So let's do the sports mourning thing; the recriminations, the accusations, the rending of garments, the scattering of ashes, the bitter drunken railings against fate. Heck, since we're not players, we can even take a bit more than 24 hours about it. But fate happens, and once it has happened, champions get up off the deck and start looking for the next ring. Keep the faith, baby, and believe that ultimately, Saturday will just be part of the story of the greatest college football program that ever stalked the gridiron.
To the positions.
Clearly, AJ was not at his best Saturday, especially early on. After starting the game with 2 accurate short throws, 4 of McCarron's next 6 passes were off the mark, including a crucial 3rd and 3 pass behind Norwood when #83 had lots of running room, maybe enough for a 73-yard touchdown. And while AJ found Amari Cooper behind the Auburn defense twice, Cooper actually got free for what should have been touchdowns 3 times and none of McCarron's throws to him were accurate. The 99-yard TD was merely the least inaccurate of the 3.
Other than on deep throws, McCarron settled down and threw accurately after the early misfires. He hit O.J. Howard for the first on 4th and 2 on the Tide' first scoring drive and had a big first-down scramble on a 3rd and 4 play in the 3rd quarter. AJ did find and hit two bombs to Cooper and Amari also dropped what should have been a game-clinching TD. But without another slow start for the Tide offense, would this game ever even have been close? Auburn is not an offense that is designed for the big comeback.
T.J. Yeldon carried 26 times for 144 yards and a TD. He started the game with a nifty cut to the right and turned on the speed for a 31-yard gain. He was elusive in the second level (when he got there), and he had a nifty and important blitz pickup on McCarron's TD pass to Norwood.
But ultimately, the Tide running game did not get it done in the second half while Yeldon was bearing the load alone. Yeldon couldn't convert short-yardage situations on the ground even when the staff kept stubbornly asking him to. That combined with the field-goal attempt fiasco to hold the Tide to 7 in the last 30 minutes of play even while McCarron was firing for 178 yards without a sack or a pick.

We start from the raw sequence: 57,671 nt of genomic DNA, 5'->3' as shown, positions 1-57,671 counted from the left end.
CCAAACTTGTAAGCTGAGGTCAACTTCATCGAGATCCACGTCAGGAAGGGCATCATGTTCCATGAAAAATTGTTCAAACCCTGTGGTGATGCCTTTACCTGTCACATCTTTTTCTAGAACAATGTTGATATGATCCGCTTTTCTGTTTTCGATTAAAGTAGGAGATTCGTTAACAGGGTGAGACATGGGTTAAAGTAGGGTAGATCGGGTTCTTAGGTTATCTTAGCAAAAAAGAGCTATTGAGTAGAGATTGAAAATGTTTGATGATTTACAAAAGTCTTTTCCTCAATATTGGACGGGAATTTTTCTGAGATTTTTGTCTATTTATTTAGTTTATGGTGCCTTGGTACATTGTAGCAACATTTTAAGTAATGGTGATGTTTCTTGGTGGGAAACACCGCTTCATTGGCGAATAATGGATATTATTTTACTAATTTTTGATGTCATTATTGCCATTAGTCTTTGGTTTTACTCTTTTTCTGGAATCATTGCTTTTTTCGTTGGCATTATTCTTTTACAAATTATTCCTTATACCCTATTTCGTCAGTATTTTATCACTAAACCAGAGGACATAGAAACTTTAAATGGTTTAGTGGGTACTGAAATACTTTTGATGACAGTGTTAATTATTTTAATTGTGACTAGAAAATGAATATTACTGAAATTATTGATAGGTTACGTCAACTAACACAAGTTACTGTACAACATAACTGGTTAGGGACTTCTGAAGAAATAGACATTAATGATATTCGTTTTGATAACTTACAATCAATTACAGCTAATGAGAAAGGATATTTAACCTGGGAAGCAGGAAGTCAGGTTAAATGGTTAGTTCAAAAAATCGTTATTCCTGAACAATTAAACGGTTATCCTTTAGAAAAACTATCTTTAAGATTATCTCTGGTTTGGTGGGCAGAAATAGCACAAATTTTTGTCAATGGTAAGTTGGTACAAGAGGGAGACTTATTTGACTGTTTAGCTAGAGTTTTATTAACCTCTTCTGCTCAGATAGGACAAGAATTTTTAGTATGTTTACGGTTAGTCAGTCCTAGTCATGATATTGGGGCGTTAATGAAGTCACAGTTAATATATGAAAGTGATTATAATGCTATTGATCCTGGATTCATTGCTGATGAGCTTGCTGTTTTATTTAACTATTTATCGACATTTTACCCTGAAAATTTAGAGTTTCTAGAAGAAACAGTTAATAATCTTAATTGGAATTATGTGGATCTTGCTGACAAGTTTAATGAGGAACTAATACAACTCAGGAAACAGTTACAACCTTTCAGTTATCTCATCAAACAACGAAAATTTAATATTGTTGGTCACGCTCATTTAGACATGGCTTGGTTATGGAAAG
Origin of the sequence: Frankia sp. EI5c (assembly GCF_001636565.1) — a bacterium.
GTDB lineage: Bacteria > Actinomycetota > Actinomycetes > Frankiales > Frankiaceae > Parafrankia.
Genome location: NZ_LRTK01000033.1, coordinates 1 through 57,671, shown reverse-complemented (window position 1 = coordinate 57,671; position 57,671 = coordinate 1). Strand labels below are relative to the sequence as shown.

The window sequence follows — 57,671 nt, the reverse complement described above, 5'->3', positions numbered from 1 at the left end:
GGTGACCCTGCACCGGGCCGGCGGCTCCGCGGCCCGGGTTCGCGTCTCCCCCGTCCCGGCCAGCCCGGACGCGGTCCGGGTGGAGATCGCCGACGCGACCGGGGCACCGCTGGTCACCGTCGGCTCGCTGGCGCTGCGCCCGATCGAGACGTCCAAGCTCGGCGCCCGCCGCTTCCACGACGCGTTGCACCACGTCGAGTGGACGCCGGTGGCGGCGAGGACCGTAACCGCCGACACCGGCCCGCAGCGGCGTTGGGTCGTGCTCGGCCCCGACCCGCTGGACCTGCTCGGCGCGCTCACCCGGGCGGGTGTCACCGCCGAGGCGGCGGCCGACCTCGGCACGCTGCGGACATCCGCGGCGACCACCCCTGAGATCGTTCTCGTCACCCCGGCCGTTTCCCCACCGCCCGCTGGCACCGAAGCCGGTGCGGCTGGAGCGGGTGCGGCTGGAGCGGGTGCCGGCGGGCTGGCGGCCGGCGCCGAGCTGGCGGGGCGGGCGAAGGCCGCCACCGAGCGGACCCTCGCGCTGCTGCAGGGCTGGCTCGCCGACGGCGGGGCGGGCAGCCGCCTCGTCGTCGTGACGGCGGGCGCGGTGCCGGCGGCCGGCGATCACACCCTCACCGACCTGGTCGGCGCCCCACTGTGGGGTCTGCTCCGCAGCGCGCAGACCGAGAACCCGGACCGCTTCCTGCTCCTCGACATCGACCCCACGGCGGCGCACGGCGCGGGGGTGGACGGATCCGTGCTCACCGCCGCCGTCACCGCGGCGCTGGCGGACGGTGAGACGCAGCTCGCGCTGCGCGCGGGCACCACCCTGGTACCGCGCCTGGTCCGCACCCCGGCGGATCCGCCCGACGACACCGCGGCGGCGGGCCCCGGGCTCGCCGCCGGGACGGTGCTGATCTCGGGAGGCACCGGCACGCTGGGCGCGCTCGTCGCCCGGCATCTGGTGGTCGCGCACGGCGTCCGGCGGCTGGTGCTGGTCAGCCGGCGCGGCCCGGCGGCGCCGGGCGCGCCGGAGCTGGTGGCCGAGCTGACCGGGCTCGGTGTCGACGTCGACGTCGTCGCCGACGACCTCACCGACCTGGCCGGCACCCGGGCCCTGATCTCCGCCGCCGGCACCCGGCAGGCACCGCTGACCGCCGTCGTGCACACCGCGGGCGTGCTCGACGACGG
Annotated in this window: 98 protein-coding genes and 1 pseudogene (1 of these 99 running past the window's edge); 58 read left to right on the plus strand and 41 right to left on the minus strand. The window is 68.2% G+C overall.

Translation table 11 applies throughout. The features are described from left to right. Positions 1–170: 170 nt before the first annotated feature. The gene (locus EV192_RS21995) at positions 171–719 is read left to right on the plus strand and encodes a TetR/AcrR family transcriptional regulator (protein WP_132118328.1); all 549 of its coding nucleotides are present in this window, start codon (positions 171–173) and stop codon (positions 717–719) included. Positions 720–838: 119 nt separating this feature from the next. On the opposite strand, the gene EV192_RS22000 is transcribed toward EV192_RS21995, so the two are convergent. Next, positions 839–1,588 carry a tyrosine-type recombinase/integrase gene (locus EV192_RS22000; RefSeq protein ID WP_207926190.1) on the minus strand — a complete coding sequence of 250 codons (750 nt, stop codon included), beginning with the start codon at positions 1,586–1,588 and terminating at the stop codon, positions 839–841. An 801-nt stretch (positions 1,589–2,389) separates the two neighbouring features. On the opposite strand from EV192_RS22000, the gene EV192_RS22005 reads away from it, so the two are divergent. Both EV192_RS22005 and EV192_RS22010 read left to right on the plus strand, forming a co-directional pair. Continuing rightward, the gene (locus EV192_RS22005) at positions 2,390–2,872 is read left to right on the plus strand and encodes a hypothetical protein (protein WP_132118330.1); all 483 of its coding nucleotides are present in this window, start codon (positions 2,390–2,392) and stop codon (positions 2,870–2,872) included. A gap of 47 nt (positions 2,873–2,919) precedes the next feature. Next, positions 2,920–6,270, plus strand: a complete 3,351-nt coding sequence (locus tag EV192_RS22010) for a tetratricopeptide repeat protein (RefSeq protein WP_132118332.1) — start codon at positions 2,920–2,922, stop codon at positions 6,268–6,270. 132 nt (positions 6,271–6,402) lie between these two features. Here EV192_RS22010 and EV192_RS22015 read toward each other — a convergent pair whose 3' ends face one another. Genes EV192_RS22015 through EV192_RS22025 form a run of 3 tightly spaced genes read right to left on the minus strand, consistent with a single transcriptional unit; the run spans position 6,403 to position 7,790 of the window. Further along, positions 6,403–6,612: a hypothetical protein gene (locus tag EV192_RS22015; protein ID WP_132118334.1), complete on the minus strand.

In between his 31-yard run on Alabama's first play and the two straight draws for 33 more that comprised Alabama's last two offensive plays, T.J. carried 23 times for 80 yards, a pedestrian 3.5 yards per against a team that is giving up 4.4 on the season. Twice he made poor decisions behind the line, turning well-blocked plays into nothing by cutting the wrong way. Of course, everybody noticed that he was repeatedly stoned in short-yardage situations, once somewhat shockingly getting knocked onto his rear end in the backfield at the Tide 2-yard-line by a safety with no help.
You have to presume that the Alabama coaching staff has seen in practice that the Kenyan Drake fumbling problem is really bad. Otherwise, there is no explanation for why #17 did not play more, as the unfortunate propensity to fumble he has shown in games really isn't all that much worse than Yeldon's similar propensity and does not explain his lack of carries when Yeldon was perhaps showing the effect of his ankle injury.
That's speculation, but whatever the reason may have been, Alabama did not follow its dependable pattern from the last several years of using two running backs heavily - another likely part of the reason Yeldon was not terribly effective for much of the game, as he is not accustomed to getting 26 totes, especially on what may be bum wheels. Drake only got to play during a single Alabama possession - a possession that ended in a touchdown, by the way - and he only carried four times. But each of those carries was for at least a 6-yard gain, while Yeldon gained 6 or more only 9 times in 26 totes, 3 of which were the draw plays at the ends of the two halves.
On the season, Yeldon has run 19 times in 3rd-and-short or 4th-down situations, and is 11 for 19 on converting those to first downs. Drake is 9 for 10 in converting in those same situations. On Saturday, Yeldon ran in those situations 5 times and only converted once, when he bounced outside on a 3rd and 2 carry.
The slow-developing off-tackle handoff to Yeldon in short-yardage situations works very well when Bama can put a hat on every defender, but it doesn't work when it's predictable, as proven Saturday. In particular, I'm left wondering why Alabama didn't try the quarterback sneak on 4th and 6 inches instead of going back to a well that was already looking pretty dry.
We saw Amari Cooper get wide open behind the Auburn secondary three times - I wonder how many more times he did it and it didn't make the TV picture because McCarron went elsewhere? In past games I would've said that was a sign that Amari would be ready for the really big games to come . . . but the really big games aren't going to come this year. Sigh.